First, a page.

Planned Giving… it IS for Millennials, too!

During July, the COMPASS blog, is sharing stories, tips and reflections all about gift giving. Today we welcome back writer Nicole Brennan from Barnabas Foundation, who shares about the significance and importance of planned giving, especially for Millennials.

A friend of mine is currently developing an app to streamline generosity in all its many facets: donating, volunteering, attending an event, and sharing news about a cause. When I asked if he was including planned giving, he said “it’s too big of a fish to hook now.”

seedFor those of you who may not know, a planned gift (or planned giving) is just that: a gift that requires planning. (Novel, I know!) Whether you set aside some funds in your lifetime through a donor advised fund, or leave a portion of your assets to charity through a will, it’s planned giving. I happen to think it’s not too big a fish, it’s just a misunderstood one- and a great way for Millennials to create their legacy.

You see, as Millennials, we may not want to think about our imminent death. We also may feel that financially, we have nothing to spare for planned giving. (I don’t know about you, but as a 20-something, renting an apartment, and squirrelling away a few bucks in a savings account, I don’t think I have much to give away.) But through my work at Barnabas Foundation, I came to realize that I have “unknown affluence.” As a Christian, my true treasure is in heaven, but I have a lot here on earth, too. I just didn’t know it.

One of the volunteer groups I am active with is the Legacy Corps: Support for veterans and their caregivers.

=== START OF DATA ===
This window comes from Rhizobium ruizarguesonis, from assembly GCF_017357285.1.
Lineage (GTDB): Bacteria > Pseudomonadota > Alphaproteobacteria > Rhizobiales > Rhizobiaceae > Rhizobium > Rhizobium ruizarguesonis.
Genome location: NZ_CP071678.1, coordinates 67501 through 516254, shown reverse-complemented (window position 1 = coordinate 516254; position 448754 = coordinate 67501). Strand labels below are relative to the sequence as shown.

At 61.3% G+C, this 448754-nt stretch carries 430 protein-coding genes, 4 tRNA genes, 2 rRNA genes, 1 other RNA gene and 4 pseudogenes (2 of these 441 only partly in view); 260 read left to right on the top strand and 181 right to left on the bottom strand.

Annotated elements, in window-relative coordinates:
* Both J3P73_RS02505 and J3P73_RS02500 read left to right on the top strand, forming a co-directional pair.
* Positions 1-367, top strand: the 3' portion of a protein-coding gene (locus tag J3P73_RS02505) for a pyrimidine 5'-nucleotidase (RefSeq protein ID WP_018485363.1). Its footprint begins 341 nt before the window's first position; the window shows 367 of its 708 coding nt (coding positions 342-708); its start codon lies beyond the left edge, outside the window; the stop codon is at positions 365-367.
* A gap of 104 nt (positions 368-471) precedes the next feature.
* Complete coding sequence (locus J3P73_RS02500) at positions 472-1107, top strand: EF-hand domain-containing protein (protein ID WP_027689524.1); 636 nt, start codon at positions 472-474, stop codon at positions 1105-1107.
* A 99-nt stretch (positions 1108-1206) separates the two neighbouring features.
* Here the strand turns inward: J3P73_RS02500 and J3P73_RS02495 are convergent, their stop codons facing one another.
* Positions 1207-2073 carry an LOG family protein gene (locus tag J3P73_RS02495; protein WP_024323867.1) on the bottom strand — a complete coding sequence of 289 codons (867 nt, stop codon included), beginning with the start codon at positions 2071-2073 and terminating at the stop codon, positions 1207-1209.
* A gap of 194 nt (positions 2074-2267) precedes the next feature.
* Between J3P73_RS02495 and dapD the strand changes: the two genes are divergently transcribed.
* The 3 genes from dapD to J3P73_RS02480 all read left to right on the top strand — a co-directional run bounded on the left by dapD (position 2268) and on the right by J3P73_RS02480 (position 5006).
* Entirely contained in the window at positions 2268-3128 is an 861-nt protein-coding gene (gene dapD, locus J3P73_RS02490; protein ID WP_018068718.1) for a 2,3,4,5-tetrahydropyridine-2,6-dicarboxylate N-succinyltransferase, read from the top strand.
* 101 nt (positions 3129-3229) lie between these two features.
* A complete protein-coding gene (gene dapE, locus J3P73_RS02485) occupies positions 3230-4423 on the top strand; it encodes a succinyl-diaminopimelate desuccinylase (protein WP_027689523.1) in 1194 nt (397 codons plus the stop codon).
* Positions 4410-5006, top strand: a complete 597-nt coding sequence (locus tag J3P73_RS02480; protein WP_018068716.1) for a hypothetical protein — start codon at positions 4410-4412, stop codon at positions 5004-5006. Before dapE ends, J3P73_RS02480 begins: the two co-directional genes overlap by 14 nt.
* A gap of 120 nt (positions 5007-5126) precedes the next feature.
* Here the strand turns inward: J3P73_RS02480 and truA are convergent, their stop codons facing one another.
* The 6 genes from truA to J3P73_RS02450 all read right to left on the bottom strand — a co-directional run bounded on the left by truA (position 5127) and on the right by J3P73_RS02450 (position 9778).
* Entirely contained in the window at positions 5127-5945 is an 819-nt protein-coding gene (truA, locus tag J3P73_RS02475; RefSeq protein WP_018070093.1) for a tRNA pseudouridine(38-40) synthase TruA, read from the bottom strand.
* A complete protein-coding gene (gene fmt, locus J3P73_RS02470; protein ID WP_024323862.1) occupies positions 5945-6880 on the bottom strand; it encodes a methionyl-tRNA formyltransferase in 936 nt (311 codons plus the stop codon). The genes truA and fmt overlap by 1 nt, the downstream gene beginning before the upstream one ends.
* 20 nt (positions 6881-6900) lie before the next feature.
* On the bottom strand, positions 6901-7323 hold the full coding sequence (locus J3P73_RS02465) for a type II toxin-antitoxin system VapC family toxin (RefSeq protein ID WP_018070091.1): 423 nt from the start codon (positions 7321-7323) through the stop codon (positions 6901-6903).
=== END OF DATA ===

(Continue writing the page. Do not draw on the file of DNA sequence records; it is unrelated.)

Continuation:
One of the volunteer groups I am active with is the Legacy Corps: Support for veterans and their caregivers.

There are several ways to give a gift: through our time, talent, and treasure. I love volunteering and give my time freely generally because I feel it is the most abundant aspect of the three. However, I can easily give my “treasure” away immediately, if only I budget. Tithing and stewardship is a way of life, and can be part of our giving even after we pass away. You can do that by creating a will.

Now I know most of you Millennials are thinking, “A will isn’t for me,” but a will is an important document to have at every age. It can save your family hassle, can appoint guardianship of your children, direct your money where you want it to go, and provide many tax deductions.

Here’s a little homework for you: make a list of everything you already own. Include items like your car, laptop, furniture, pension, life insurance, savings account, those bonds from 8th grade graduation- anything that would be considered an asset. All of that can be included in your will: your earthy, material possessions.

Leaving a lasting testimony behind- especially a faith statement- is an important aspect of a will. This shapes your legacy- your proverbial monument- but what are the bricks that build it? Your monument- your legacy- is built by the bricks: the volunteer hours you freely gave, the fundraising on behalf of a worthy goal, the prayers said in the stillness, and the financial support for these causes. Planned gifts are important and creative bricks to show your support during and after your time on earth.

What does your monument look like? What is your legacy going to be?